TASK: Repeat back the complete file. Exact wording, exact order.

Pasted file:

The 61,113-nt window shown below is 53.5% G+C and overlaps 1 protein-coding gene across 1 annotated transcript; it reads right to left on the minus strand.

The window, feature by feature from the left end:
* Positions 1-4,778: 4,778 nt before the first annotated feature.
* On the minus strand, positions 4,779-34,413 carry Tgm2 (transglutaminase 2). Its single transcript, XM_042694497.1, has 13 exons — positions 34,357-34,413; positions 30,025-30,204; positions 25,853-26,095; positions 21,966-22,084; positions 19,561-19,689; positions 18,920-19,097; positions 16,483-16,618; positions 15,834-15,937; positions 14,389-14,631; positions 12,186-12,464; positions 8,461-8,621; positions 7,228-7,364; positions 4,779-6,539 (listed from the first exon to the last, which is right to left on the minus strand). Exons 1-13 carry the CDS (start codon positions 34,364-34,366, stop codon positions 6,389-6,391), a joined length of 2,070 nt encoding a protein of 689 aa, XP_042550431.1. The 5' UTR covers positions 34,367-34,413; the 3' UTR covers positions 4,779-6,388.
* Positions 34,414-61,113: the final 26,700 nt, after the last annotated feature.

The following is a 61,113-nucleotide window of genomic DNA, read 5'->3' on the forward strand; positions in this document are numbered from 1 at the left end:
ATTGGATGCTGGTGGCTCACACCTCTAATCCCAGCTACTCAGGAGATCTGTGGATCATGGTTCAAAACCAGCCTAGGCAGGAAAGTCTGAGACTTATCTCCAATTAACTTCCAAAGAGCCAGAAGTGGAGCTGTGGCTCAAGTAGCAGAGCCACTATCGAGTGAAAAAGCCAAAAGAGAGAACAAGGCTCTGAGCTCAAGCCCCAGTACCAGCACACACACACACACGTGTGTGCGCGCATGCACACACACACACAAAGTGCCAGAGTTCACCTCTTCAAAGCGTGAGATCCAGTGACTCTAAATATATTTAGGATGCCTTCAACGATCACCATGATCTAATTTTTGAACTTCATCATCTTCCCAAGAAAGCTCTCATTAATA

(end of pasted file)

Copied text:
The 61,113-nt window shown below is 53.5% G+C and overlaps 1 protein-coding gene across 1 annotated transcript; it reads right to left on the minus strand.

The window, feature by feature from the left end:
* Positions 1-4,778: 4,778 nt before the first annotated feature.
* On the minus strand, positions 4,779-34,413 carry Tgm2 (transglutaminase 2). Its single transcript, XM_042694497.1, has 13 exons — positions 34,357-34,413; positions 30,025-30,204; positions 25,853-26,095; positions 21,966-22,084; positions 19,561-19,689; positions 18,920-19,097; positions 16,483-16,618; positions 15,834-15,937; positions 14,389-14,631; positions 12,186-12,464; positions 8,461-8,621; positions 7,228-7,364; positions 4,779-6,539 (listed from the first exon to the last, which is right to left on the minus strand). Exons 1-13 carry the CDS (start codon positions 34,364-34,366, stop codon positions 6,389-6,391), a joined length of 2,070 nt encoding a protein of 689 aa, XP_042550431.1. The 5' UTR covers positions 34,367-34,413; the 3' UTR covers positions 4,779-6,388.
* Positions 34,414-61,113: the final 26,700 nt, after the last annotated feature.

The following is a 61,113-nucleotide window of genomic DNA, read 5'->3' on the forward strand; positions in this document are numbered from 1 at the left end:
ATTGGATGCTGGTGGCTCACACCTCTAATCCCAGCTACTCAGGAGATCTGTGGATCATGGTTCAAAACCAGCCTAGGCAGGAAAGTCTGAGACTTATCTCCAATTAACTTCCAAAGAGCCAGAAGTGGAGCTGTGGCTCAAGTAGCAGAGCCACTATCGAGTGAAAAAGCCAAAAGAGAGAACAAGGCTCTGAGCTCAAGCCCCAGTACCAGCACACACACACACACGTGTGTGCGCGCATGCACACACACACACAAAGTGCCAGAGTTCACCTCTTCAAAGCGTGAGATCCAGTGACTCTAAATATATTTAGGATGCCTTCAACGATCACCATGATCTAATTTTTGAACTTCATCATCTTCCCAAGAAAGCTCTCATTAATA